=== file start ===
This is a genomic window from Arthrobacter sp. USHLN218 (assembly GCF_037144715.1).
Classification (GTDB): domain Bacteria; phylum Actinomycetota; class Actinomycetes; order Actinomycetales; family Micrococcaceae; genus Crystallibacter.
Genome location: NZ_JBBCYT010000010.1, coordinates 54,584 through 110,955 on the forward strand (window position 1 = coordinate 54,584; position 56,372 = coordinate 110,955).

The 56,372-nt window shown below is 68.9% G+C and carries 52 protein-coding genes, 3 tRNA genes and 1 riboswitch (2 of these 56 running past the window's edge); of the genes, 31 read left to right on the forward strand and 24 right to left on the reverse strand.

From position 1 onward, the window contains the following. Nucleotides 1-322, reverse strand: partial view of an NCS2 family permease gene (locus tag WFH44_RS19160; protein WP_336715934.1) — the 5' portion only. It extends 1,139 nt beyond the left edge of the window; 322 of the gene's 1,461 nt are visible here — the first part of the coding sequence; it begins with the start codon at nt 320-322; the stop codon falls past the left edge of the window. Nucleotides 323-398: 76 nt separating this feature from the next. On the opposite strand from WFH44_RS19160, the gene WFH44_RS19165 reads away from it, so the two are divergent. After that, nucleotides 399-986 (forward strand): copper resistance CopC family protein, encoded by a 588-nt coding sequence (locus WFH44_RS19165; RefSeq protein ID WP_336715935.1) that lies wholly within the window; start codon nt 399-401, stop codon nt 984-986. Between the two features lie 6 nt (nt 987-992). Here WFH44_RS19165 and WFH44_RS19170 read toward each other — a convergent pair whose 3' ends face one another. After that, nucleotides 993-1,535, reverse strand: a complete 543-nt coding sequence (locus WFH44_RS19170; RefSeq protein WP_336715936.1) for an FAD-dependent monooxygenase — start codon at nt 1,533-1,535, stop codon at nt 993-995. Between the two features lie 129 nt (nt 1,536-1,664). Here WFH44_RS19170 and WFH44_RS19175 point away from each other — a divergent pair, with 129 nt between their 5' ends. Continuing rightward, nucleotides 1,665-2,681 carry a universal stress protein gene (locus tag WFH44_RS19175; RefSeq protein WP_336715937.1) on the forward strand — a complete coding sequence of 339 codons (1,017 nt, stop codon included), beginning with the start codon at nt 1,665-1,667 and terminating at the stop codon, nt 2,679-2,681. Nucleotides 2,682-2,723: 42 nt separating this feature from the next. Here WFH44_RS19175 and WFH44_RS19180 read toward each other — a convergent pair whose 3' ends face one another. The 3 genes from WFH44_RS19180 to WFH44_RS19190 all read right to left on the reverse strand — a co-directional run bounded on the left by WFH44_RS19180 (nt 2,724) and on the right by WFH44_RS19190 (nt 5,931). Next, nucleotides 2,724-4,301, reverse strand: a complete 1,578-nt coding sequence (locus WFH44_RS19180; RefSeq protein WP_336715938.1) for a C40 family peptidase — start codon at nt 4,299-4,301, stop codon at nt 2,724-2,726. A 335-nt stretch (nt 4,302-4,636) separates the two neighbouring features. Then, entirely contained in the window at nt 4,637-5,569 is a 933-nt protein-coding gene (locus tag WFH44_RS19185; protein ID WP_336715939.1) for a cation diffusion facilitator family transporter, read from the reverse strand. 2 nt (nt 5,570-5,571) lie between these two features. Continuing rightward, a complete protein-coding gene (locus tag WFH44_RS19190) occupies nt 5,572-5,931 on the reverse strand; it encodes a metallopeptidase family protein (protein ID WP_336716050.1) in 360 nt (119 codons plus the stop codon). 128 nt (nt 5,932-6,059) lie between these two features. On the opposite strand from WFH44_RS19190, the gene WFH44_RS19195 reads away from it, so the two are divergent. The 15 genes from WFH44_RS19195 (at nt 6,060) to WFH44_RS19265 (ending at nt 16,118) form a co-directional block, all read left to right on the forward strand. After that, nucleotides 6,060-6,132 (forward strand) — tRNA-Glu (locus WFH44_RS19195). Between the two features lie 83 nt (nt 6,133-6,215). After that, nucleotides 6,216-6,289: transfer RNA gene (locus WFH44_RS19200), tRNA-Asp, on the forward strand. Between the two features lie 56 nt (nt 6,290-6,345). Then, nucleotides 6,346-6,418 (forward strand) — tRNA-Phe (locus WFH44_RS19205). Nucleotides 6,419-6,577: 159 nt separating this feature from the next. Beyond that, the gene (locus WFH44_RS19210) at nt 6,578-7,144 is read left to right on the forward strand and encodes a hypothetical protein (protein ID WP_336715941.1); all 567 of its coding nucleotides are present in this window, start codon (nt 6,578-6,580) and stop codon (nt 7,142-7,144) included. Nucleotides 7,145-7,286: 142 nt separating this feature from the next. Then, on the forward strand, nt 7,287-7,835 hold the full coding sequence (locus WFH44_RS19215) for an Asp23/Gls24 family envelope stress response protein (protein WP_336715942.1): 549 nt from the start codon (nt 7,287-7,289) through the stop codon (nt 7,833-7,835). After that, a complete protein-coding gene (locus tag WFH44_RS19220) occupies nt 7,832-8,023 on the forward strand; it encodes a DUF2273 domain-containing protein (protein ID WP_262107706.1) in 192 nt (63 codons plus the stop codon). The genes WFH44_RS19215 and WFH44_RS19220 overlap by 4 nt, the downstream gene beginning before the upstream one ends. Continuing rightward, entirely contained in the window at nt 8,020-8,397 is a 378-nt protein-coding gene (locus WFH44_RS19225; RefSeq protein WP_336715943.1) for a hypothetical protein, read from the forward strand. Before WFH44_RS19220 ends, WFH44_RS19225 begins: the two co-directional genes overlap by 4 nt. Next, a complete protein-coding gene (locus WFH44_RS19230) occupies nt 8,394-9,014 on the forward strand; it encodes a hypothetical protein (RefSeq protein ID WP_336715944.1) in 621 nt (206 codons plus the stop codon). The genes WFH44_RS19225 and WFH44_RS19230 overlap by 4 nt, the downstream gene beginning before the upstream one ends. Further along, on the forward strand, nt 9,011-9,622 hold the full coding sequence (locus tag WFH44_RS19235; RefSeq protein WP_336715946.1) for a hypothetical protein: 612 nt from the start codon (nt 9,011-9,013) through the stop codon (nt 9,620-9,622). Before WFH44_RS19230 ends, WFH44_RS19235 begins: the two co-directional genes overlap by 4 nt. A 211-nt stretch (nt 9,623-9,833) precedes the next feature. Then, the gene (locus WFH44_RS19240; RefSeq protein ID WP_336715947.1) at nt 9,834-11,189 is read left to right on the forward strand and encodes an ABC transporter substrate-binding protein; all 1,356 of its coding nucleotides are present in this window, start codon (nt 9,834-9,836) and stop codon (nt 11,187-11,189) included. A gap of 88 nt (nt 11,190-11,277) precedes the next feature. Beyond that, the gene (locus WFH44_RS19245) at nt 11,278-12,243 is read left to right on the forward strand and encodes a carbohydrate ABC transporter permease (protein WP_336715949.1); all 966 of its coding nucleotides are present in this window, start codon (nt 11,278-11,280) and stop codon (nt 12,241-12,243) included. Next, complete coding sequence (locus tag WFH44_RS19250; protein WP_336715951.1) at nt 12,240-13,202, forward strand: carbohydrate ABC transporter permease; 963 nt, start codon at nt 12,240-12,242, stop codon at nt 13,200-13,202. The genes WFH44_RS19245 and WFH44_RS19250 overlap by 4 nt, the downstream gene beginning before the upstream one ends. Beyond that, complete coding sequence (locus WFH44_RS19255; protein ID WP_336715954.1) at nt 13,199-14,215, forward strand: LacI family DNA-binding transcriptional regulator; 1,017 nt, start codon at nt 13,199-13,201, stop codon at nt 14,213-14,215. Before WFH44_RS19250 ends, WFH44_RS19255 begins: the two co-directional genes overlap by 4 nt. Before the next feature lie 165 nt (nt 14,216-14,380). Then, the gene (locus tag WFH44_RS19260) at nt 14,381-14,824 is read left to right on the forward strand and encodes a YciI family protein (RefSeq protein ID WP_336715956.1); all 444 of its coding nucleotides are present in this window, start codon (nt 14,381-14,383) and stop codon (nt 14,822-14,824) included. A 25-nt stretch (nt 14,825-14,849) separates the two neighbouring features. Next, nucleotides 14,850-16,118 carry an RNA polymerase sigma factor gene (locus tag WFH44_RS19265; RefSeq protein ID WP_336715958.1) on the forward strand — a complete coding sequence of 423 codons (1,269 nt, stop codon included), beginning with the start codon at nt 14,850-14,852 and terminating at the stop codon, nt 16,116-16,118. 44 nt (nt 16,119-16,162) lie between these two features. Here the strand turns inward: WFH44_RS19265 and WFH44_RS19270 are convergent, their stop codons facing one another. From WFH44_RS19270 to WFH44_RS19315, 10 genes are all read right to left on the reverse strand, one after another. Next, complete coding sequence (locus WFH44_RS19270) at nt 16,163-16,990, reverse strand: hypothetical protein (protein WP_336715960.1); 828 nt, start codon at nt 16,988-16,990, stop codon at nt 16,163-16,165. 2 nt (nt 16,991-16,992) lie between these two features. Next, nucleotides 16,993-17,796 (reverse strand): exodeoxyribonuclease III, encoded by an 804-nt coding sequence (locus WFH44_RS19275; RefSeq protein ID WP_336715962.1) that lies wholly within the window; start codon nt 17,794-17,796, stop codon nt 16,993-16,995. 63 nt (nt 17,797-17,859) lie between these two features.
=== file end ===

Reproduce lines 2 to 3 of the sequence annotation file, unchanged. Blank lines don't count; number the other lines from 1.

Classification (GTDB): domain Bacteria; phylum Actinomycetota; class Actinomycetes; order Actinomycetales; family Micrococcaceae; genus Crystallibacter.
Genome location: NZ_JBBCYT010000010.1, coordinates 54,584 through 110,955 on the forward strand (window position 1 = coordinate 54,584; position 56,372 = coordinate 110,955).